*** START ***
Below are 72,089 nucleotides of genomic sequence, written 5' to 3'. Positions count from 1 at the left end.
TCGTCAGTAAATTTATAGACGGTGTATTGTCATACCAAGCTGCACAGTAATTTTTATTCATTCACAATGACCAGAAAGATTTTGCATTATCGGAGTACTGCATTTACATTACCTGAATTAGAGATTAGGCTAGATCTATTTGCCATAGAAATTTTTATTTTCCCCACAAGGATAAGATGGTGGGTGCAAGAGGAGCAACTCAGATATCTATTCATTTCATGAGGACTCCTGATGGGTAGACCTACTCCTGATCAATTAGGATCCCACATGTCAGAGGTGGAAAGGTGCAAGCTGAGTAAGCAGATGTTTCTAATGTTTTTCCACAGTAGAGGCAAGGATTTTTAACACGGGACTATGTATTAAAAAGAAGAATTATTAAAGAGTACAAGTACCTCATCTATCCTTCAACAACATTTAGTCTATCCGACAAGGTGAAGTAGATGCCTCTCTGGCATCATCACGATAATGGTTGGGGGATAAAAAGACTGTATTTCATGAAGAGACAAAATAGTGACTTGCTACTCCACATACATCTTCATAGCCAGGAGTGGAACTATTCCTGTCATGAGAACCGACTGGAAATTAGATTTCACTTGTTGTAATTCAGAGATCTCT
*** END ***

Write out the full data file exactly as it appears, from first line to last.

Below are 72,089 nucleotides of genomic sequence, written 5' to 3'. Positions count from 1 at the left end.
TCGTCAGTAAATTTATAGACGGTGTATTGTCATACCAAGCTGCACAGTAATTTTTATTCATTCACAATGACCAGAAAGATTTTGCATTATCGGAGTACTGCATTTACATTACCTGAATTAGAGATTAGGCTAGATCTATTTGCCATAGAAATTTTTATTTTCCCCACAAGGATAAGATGGTGGGTGCAAGAGGAGCAACTCAGATATCTATTCATTTCATGAGGACTCCTGATGGGTAGACCTACTCCTGATCAATTAGGATCCCACATGTCAGAGGTGGAAAGGTGCAAGCTGAGTAAGCAGATGTTTCTAATGTTTTTCCACAGTAGAGGCAAGGATTTTTAACACGGGACTATGTATTAAAAAGAAGAATTATTAAAGAGTACAAGTACCTCATCTATCCTTCAACAACATTTAGTCTATCCGACAAGGTGAAGTAGATGCCTCTCTGGCATCATCACGATAATGGTTGGGGGATAAAAAGACTGTATTTCATGAAGAGACAAAATAGTGACTTGCTACTCCACATACATCTTCATAGCCAGGAGTGGAACTATTCCTGTCATGAGAACCGACTGGAAATTAGATTTCACTTGTTGTAATTCAGAGATCTCT